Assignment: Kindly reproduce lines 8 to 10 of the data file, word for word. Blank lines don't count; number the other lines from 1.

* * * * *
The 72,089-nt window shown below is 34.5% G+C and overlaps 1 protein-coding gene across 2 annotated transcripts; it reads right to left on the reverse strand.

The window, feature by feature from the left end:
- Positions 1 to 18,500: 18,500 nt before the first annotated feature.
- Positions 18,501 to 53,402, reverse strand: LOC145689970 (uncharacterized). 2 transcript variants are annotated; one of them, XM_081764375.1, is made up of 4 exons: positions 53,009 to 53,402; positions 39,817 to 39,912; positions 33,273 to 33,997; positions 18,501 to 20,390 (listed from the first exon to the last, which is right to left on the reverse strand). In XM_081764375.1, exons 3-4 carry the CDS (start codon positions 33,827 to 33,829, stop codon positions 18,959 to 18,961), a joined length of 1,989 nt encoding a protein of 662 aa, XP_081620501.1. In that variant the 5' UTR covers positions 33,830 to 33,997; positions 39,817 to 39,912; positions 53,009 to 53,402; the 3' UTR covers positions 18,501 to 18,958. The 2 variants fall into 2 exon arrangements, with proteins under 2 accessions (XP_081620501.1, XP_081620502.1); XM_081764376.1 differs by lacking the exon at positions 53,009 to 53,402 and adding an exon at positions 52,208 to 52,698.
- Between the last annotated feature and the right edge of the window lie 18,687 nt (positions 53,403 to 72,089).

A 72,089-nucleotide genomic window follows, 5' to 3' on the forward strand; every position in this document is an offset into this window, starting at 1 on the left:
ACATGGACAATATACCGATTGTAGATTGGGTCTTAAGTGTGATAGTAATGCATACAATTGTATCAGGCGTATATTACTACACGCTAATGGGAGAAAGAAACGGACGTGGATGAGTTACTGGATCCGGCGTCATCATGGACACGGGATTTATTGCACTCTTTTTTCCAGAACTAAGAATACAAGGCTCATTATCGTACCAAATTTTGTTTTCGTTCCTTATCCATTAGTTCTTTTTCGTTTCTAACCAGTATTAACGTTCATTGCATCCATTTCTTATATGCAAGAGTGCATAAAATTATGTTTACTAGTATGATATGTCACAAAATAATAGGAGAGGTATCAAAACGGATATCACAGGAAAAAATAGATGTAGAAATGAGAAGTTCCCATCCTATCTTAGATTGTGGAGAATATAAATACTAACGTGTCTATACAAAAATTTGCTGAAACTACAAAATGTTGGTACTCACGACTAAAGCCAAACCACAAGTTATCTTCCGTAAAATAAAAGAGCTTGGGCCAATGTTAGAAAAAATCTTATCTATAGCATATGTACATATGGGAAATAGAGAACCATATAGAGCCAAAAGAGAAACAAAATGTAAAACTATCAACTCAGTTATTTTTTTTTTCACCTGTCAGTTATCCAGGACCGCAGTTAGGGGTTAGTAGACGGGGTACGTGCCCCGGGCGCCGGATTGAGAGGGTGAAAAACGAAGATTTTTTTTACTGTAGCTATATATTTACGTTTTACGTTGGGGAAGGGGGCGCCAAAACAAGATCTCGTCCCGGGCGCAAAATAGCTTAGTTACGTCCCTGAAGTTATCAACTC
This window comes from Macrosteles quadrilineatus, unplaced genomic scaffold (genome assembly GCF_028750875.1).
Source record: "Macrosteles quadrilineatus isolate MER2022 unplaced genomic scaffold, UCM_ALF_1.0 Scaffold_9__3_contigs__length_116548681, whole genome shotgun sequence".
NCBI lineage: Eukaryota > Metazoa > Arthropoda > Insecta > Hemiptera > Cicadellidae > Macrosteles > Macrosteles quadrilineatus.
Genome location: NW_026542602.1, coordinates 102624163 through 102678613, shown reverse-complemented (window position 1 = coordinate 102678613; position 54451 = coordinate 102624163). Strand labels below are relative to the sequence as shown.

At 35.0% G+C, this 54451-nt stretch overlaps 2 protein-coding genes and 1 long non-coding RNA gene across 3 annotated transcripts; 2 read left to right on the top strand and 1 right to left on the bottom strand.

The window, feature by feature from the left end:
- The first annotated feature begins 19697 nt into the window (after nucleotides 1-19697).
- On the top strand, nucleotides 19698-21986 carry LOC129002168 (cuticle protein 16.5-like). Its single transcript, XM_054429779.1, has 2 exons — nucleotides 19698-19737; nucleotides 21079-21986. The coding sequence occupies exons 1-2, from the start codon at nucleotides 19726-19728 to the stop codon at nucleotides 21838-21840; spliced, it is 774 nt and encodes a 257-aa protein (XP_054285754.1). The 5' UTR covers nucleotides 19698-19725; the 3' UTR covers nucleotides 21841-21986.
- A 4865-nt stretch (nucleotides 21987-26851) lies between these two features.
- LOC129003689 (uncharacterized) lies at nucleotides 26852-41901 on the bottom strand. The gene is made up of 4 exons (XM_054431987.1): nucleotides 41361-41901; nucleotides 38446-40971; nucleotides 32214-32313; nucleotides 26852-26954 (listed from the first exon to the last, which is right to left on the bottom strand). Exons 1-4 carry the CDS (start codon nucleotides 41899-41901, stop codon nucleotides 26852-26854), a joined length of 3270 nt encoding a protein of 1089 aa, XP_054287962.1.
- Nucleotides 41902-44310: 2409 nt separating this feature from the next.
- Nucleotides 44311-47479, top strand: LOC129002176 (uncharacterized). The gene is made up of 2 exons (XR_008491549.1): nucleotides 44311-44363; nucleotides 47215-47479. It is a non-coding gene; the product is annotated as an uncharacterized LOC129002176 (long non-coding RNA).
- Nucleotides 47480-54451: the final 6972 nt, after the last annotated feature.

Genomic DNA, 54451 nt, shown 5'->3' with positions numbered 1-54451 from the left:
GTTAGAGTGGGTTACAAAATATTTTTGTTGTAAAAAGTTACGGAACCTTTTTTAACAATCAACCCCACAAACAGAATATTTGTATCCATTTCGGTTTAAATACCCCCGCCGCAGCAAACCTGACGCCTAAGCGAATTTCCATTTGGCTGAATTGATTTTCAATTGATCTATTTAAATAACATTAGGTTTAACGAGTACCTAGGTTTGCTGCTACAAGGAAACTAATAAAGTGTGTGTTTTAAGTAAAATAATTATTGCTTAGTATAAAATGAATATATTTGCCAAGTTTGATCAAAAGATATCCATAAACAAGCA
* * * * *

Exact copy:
This window comes from Macrosteles quadrilineatus, unplaced genomic scaffold (genome assembly GCF_028750875.1).
Source record: "Macrosteles quadrilineatus isolate MER2022 unplaced genomic scaffold, UCM_ALF_1.0 Scaffold_9__3_contigs__length_116548681, whole genome shotgun sequence".
NCBI lineage: Eukaryota > Metazoa > Arthropoda > Insecta > Hemiptera > Cicadellidae > Macrosteles > Macrosteles quadrilineatus.